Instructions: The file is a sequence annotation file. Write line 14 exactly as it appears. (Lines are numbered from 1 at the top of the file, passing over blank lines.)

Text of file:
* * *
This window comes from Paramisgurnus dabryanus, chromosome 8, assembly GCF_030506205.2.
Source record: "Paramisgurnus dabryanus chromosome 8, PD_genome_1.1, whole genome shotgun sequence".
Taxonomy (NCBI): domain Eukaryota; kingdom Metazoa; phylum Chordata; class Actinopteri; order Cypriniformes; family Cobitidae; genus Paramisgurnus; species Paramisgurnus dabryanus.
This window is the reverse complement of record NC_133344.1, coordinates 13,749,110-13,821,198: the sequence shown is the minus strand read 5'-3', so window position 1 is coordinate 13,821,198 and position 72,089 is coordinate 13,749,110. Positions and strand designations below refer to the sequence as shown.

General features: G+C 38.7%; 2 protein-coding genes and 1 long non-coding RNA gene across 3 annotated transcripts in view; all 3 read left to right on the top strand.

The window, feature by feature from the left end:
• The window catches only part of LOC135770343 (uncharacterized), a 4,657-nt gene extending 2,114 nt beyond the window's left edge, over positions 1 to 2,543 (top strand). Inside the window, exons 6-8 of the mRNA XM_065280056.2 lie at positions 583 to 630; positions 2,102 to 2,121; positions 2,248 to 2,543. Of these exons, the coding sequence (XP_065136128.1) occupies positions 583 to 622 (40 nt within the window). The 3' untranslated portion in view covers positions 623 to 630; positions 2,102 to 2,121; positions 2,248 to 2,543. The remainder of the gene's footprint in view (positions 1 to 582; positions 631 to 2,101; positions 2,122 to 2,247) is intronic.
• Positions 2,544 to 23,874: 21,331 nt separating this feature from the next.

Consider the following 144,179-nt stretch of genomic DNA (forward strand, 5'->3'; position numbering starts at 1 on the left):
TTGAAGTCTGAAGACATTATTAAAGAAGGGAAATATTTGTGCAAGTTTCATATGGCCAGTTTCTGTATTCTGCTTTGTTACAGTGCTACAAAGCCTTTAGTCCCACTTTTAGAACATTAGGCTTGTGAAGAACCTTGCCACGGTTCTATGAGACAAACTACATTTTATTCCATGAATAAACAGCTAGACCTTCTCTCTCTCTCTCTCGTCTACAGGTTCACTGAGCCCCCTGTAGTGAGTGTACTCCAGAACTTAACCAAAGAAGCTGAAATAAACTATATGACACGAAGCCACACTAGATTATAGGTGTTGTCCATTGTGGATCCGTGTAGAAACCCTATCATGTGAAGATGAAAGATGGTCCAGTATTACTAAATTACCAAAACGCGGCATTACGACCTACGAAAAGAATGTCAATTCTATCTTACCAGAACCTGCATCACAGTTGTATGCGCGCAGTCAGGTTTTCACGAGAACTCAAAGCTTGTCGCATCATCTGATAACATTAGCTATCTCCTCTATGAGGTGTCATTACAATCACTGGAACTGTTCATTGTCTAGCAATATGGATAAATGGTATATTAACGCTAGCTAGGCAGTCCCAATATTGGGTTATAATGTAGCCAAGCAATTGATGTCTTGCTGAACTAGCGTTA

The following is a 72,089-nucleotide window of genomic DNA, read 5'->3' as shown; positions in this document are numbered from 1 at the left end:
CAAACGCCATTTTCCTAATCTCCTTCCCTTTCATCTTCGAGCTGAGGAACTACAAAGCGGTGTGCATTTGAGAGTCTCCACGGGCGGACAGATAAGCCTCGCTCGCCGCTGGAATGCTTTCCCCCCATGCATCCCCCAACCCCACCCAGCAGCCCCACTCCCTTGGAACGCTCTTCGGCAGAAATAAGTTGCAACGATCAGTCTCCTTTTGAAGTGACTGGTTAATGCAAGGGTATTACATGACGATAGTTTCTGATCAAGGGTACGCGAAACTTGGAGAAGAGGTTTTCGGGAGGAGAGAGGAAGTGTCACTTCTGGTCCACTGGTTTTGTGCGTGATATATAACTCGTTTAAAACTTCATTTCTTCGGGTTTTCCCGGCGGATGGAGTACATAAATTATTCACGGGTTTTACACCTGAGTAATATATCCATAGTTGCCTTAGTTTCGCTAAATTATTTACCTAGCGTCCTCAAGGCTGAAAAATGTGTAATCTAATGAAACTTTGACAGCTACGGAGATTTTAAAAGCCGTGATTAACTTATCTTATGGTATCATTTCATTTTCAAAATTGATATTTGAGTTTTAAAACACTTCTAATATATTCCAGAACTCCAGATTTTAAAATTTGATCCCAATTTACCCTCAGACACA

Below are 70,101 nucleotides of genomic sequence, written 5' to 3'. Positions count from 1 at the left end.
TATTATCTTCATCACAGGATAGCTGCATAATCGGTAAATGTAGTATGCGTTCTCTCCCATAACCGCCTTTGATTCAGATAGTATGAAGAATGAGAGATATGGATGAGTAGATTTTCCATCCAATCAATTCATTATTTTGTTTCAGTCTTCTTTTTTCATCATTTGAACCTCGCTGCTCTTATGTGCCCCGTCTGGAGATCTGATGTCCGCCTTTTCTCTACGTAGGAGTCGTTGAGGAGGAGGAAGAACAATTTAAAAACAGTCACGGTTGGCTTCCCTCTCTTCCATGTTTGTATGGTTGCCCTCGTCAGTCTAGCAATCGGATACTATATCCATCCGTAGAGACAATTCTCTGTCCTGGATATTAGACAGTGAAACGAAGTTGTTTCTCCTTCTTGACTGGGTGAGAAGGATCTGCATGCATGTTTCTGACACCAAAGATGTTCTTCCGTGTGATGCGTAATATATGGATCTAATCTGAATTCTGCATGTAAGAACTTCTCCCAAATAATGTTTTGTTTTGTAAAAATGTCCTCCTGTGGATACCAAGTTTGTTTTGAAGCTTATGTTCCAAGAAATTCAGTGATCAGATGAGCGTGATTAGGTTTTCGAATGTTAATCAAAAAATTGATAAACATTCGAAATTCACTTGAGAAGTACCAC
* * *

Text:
TATTATCTTCATCACAGGATAGCTGCATAATCGGTAAATGTAGTATGCGTTCTCTCCCATAACCGCCTTTGATTCAGATAGTATGAAGAATGAGAGATATGGATGAGTAGATTTTCCATCCAATCAATTCATTATTTTGTTTCAGTCTTCTTTTTTCATCATTTGAACCTCGCTGCTCTTATGTGCCCCGTCTGGAGATCTGATGTCCGCCTTTTCTCTACGTAGGAGTCGTTGAGGAGGAGGAAGAACAATTTAAAAACAGTCACGGTTGGCTTCCCTCTCTTCCATGTTTGTATGGTTGCCCTCGTCAGTCTAGCAATCGGATACTATATCCATCCGTAGAGACAATTCTCTGTCCTGGATATTAGACAGTGAAACGAAGTTGTTTCTCCTTCTTGACTGGGTGAGAAGGATCTGCATGCATGTTTCTGACACCAAAGATGTTCTTCCGTGTGATGCGTAATATATGGATCTAATCTGAATTCTGCATGTAAGAACTTCTCCCAAATAATGTTTTGTTTTGTAAAAATGTCCTCCTGTGGATACCAAGTTTGTTTTGAAGCTTATGTTCCAAGAAATTCAGTGATCAGATGAGCGTGATTAGGTTTTCGAATGTTAATCAAAAAATTGATAAACATTCGAAATTCACTTGAGAAGTACCAC